Wherever you look there is a story. It’s obvious when reading a book or watching a film, but stories underlie everything we do. Adverts, business pitches, conversations in a coffee shop, all are stories in action.

In this series we explore how storytelling is applied in the real world by talking to people with first-hand experience of using stories at work or in their creative lives. In this first instalment, we speak to singer-songwriter Frank Turner.

Frank is known for his engaging concerts and story-centred lyrics. We wanted to explore how he incorporates storytelling in both his songwriting and his performances, and why this bonds him so closely with his fans.

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John Yorke Story – Hi Frank, thanks for taking time out of your hectic tour to answer some questions. Your songs demonstrate that you are a consummate storyteller, and your performances seem to adhere to story structure. Is this conscious, and why?

Frank Turner – I’m not sure it’s completely conscious. In songs, sure, you work on an arc if it’s a narrative song, and even if it’s not you get a feel for the architecture. With the way I write setlists, well, I think a similar thing takes place, though it’s not necessarily conceived exactly as such. A set has to take your audience on a journey of sorts. My sets tend to evolve over time, and you start feeling your way through them pretty instinctively after a while. I think it makes for a better show, and it conforms to whatever deep instinct for story it is that humans seem to have.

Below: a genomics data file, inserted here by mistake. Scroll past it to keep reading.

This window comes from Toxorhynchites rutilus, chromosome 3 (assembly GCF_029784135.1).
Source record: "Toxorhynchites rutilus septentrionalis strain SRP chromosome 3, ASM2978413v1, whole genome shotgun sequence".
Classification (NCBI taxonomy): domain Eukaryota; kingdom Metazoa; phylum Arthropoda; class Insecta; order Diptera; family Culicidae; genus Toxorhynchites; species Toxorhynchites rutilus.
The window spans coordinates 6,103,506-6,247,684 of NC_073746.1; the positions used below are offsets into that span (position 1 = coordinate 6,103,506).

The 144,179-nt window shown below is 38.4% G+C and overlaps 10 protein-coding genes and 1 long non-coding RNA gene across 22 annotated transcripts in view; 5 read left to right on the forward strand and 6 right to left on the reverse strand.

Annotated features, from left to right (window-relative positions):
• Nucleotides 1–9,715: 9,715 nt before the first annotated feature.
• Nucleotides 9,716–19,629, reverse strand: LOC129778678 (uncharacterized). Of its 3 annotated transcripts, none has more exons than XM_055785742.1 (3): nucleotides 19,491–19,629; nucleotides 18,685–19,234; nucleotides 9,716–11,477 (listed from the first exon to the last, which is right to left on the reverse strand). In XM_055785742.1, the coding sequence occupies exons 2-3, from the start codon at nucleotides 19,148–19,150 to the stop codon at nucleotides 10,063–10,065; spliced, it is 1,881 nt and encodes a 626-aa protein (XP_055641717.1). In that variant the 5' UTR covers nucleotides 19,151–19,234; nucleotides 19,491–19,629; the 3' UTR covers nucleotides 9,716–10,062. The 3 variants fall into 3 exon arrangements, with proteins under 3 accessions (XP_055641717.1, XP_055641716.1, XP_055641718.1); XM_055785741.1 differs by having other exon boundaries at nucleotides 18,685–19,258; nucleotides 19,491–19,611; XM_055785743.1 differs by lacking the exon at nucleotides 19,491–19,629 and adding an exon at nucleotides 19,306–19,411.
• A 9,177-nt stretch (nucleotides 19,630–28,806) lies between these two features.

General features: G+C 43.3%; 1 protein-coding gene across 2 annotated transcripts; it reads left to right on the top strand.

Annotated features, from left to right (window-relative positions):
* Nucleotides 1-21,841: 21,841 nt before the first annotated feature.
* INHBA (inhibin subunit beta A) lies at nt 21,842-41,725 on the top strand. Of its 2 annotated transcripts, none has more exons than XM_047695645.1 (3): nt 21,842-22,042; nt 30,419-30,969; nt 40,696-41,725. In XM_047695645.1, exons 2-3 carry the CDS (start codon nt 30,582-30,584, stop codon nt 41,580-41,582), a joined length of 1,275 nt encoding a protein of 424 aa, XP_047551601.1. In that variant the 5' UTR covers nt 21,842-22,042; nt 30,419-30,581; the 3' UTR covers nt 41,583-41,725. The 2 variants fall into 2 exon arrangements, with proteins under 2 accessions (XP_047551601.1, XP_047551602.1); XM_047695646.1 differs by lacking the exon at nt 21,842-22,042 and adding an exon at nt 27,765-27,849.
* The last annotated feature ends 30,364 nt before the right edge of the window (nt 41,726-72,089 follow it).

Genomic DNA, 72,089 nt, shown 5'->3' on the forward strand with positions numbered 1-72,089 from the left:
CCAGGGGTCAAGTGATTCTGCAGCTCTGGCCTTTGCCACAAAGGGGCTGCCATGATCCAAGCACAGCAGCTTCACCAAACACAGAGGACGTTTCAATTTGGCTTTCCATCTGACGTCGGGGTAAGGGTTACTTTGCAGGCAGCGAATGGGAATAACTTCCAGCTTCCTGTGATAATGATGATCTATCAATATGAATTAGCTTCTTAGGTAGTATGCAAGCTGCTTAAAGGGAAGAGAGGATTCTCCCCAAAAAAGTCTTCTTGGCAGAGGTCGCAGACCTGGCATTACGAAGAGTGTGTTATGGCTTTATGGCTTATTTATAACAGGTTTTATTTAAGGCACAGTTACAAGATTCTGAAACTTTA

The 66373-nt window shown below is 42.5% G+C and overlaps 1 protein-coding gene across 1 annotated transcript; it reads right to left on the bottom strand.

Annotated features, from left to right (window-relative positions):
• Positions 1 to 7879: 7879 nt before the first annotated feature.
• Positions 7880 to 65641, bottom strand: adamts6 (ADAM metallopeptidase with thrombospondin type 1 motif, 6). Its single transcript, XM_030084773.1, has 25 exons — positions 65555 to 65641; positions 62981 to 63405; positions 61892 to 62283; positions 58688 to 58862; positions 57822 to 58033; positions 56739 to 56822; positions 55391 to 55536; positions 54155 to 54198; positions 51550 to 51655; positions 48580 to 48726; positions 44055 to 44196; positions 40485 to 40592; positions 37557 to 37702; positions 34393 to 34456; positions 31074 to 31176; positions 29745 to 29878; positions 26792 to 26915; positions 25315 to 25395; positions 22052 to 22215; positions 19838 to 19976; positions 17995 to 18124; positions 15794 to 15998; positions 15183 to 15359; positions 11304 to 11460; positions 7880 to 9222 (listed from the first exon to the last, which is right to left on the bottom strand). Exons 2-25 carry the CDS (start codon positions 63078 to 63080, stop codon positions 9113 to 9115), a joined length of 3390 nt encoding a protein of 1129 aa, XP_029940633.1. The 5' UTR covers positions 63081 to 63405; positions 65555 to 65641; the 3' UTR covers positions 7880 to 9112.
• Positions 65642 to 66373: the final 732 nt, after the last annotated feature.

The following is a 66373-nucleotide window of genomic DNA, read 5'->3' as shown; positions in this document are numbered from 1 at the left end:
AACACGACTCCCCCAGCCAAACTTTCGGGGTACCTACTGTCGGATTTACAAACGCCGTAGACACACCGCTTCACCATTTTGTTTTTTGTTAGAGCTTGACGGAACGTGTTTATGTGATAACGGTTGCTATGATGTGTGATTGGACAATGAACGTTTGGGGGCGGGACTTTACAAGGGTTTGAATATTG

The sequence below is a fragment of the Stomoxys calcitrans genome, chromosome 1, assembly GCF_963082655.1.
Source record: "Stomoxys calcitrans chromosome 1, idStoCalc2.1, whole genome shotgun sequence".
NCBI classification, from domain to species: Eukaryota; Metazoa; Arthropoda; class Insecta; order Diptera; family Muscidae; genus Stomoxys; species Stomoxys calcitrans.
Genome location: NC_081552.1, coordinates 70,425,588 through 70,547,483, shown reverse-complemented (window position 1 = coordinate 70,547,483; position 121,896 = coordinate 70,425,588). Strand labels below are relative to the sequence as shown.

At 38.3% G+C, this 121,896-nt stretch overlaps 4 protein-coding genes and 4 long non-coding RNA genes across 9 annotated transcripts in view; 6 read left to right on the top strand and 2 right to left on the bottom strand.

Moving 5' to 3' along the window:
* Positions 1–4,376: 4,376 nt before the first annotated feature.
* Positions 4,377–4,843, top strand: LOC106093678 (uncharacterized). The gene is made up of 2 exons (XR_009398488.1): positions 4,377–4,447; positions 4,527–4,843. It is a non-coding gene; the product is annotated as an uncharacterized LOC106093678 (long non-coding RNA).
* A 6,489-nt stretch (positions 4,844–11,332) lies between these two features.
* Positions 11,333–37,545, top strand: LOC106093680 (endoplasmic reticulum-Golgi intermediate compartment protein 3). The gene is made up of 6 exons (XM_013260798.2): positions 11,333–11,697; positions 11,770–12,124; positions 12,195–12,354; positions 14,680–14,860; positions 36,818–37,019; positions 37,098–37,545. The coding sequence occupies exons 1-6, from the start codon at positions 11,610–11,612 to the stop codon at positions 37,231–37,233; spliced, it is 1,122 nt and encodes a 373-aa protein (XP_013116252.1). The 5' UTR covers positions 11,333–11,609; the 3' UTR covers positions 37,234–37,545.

JYS – When did you become aware of story as an aid to performance and communication? What inspired you?

FT – A little while back I accepted that I am, above all, an entertainer. Some musicians and artists shy away from that word, but I think that’s misguided. By using the term to describe myself, I put myself in a lineage that includes vaudeville, the theatre, music hall and so on. Once you’ve crossed that mental bridge, you can think more holistically about the nature of what you do on stage. It’s not just playing a bunch of songs in a row, there’s structure and nuance in the way you present your art. Performance is a separate art to songwriting, although arguably a meta one.

JYS – Do you agree that we all use stories to perceive and explain the world?

Perhaps not all the time, but yes, sure.

JYS – Why do you think story is important? Is it an effective way to connect with an audience, for example?

FT – At some point in this discussion we enter the realm of human psychology and indeed human nature, neither of which do I feel much qualified to pontificate upon. As mentioned, I think that people tend to have a feel for story of some kind, for purpose and resolution in their understanding of the world around them. It’s by turns comforting and useful for comprehension, though I suspect it also has its pitfalls. Tapping into that sense is one of the more direct techniques available to the artist, regardless of their medium.